How to Reduce Your Carbon Footprint While Traveling: 14 Essential Tips

When you’re traveling, it isn’t always easy to prioritize the environment. You have to think about when and where you need to be for your business event, life event, or vacation, how many days you might be away from the office, and how much it costs to travel. With all these concerns combined, putting the environment first is a challenge—but it’s easier to tackle in the planning phase.

As we enter the 2020s, it’s no secret that we’re facing a major global climate crisis. If we don’t change our ways, our children and grandchildren will inherit a planet they have no hope of saving.

While the environment is vital, we still need to manage our every day lives to get by—that means going to work and school, and taking care of our families. The environmental crisis is massive and difficult to reconcile with daily survival.

When traveling, however, it’s possible to take care of our personal and business needs while we keep the environment in mind. Here are some things to consider while preparing for your travel and while you’re away.

               While Making Travel Plans, Reduce Your Carbon Footprint With These Environment-Saving Tips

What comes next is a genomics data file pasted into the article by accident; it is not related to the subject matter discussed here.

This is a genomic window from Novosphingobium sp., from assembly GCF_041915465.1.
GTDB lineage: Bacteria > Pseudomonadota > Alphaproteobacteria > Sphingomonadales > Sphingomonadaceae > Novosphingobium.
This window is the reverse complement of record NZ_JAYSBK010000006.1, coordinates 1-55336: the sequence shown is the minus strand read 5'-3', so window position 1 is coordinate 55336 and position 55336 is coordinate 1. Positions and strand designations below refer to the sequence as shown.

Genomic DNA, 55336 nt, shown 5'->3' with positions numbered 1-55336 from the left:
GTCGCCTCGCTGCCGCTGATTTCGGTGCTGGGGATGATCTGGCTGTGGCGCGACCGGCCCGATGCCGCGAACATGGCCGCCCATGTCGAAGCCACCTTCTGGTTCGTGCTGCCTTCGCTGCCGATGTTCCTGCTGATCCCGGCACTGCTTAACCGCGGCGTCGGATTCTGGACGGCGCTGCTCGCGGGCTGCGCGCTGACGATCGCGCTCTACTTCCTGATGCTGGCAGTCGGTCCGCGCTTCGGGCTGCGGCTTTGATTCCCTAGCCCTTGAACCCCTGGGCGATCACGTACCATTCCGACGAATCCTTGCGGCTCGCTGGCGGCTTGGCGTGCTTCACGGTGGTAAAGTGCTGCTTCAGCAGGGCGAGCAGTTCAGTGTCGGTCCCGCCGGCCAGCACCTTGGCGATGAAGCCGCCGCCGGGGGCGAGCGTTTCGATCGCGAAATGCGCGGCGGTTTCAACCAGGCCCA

A fair amount of carbon footprint reduction in the travel process takes place during planning. If you’re traveling for business, you can work with your employer’s travel department or planner to consider the environment in your travel plans.

If your company has a green initiative, consider leaning on that to make decisions in favor of the environment during the planning phase.

                  Determine Method of Travel

Your method of travel can mainly increase or decrease your carbon footprint or your negative environmental impact. Traveling by plane is the most detrimental mode of travel to the environment, but it is a necessary evil, especially for most business travelers. To minimize your impact on the planet, consider:

  • Nonstop flights: If you take a nonstop flight, you’re reducing the fuel it takes to take off and land.